Article Review On Law

Published: 2021-06-21 23:40:08
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Constitutional Law
The terrorist attack that took place on September 11, 2001 in America initiated intensive security measures taken by the government to protect the people and the state. The lack of security policy prior to 9/11 had made an impact on the country’s approach to terrorism since personal liberties and freedom of the people that used to be guaranteed under the Constitution had been compromised. The enforcement of terrorism policies of the country violated the right to privacy of the people through warrantless wiretapping. This involves the creation of the National Security Agency (NSA) Warrantless Wiretapping Program that was created under the term of President Bush which allowed the warrantless wiretapping of the citizens (Baldwin and Shaw 432). The NSA program was detested by the people by claiming that it is amounts to a blatant abuse of executive power and questioned the constitutionality of such program (Baldwin and Shaw 432). However, the Bush administration maintained that the program was a powerful weapon to ensure the safety of the country on its war against terror.
It is believed that the NSA wiretapping can be considered as a warrantless surveillance of Americans and a violation of the people’s right to privacy. It is unsound if the government will kills the civil liberties and democracy in the pursuit of national security since it curtails the very essence national defense which is to protect the people against unlawful aggression. Hence, the U.S. government must not deprive the people of their Constitutional rights by allowing warrantless wire-tapping for it is a denial of the right to privacy. The act of recording a phone conversation of an individual who is undergoing surveillance without permission is a curtailment of the right to privacy. Although the government has the power to discipline and control the nation, the Constitutional guarantees must not be compromised. Therefore, using a wiretapped conversation against a particular person should be prohibited.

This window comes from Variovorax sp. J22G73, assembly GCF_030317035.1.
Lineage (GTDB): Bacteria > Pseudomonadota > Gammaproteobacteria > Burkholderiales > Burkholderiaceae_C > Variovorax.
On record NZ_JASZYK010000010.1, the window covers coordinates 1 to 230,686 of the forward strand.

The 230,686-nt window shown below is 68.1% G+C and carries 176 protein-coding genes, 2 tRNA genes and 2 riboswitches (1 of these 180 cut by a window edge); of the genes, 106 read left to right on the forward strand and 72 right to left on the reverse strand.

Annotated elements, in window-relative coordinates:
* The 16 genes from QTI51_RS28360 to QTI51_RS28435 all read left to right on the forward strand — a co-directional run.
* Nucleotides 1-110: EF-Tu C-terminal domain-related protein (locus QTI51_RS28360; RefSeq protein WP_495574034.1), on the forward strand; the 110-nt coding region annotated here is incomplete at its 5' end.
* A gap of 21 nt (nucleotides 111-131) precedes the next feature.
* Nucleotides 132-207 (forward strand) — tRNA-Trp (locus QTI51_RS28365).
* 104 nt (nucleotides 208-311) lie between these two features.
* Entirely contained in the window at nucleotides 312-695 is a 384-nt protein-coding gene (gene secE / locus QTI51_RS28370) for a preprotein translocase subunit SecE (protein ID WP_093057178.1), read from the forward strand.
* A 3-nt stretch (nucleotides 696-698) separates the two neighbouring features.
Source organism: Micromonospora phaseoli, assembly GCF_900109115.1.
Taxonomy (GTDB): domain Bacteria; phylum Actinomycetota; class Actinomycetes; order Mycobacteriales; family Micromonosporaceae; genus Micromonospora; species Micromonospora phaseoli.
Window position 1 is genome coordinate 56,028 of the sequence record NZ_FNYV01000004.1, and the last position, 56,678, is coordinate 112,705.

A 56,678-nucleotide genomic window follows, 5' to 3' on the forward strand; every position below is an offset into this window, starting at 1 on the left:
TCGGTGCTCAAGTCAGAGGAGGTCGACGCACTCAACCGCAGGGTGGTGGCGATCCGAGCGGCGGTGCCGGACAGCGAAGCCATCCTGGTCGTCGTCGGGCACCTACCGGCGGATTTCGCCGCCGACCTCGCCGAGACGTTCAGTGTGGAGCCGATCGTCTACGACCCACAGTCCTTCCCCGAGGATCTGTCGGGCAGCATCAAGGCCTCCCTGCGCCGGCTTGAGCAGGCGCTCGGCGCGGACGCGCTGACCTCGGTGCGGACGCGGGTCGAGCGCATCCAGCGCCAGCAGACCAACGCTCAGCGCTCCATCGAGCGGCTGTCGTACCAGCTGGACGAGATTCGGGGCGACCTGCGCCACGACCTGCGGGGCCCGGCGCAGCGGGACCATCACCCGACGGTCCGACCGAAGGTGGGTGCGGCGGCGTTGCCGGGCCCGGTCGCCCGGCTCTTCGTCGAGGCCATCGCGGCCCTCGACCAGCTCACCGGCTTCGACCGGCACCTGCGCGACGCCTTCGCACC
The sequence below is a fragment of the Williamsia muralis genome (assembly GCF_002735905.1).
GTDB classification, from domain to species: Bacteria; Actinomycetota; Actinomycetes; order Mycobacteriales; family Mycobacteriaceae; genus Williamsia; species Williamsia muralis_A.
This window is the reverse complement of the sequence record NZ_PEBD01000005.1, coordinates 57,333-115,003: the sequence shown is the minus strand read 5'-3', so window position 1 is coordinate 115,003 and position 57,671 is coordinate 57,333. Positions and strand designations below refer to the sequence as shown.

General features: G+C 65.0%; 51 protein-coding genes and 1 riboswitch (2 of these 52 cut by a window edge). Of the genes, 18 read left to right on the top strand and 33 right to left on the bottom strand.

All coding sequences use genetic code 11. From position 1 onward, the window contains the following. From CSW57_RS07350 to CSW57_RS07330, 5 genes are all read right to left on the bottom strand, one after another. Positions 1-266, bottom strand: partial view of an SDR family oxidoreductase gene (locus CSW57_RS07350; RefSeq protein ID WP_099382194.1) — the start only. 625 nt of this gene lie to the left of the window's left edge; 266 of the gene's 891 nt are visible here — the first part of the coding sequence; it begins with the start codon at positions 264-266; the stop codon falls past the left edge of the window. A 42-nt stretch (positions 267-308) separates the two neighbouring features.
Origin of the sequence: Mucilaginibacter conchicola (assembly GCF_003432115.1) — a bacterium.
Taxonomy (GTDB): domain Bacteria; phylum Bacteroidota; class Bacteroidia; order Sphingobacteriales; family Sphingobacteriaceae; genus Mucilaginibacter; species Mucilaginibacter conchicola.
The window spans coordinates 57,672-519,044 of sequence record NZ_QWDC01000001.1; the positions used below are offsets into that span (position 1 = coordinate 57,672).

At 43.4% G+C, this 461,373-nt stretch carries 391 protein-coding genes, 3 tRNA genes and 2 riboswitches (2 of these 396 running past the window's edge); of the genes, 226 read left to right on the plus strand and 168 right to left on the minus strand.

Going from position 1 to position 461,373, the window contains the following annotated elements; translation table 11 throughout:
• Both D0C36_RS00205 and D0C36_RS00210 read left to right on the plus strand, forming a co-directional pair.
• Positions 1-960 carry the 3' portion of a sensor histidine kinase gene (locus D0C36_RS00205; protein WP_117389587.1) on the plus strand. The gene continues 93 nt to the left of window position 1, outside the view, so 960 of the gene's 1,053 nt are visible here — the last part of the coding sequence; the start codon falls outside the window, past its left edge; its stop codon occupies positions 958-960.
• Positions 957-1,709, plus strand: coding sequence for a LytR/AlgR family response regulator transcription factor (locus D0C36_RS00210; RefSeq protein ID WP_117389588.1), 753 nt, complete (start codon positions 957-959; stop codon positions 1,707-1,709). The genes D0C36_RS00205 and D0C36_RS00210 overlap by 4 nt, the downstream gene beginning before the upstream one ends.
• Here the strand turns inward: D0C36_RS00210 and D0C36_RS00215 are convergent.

Works Cited:
Baldwin, Fletcher N. and Robert B. Shaw. “Down to the Wire: Assessing the Constitutionality of
the National Security Agency's Warrantless Wiretapping Program: Exit the Rule of
Law”.University of Florida Journal of Law & Public Policy 17.3 (2006): 429-472. Print.

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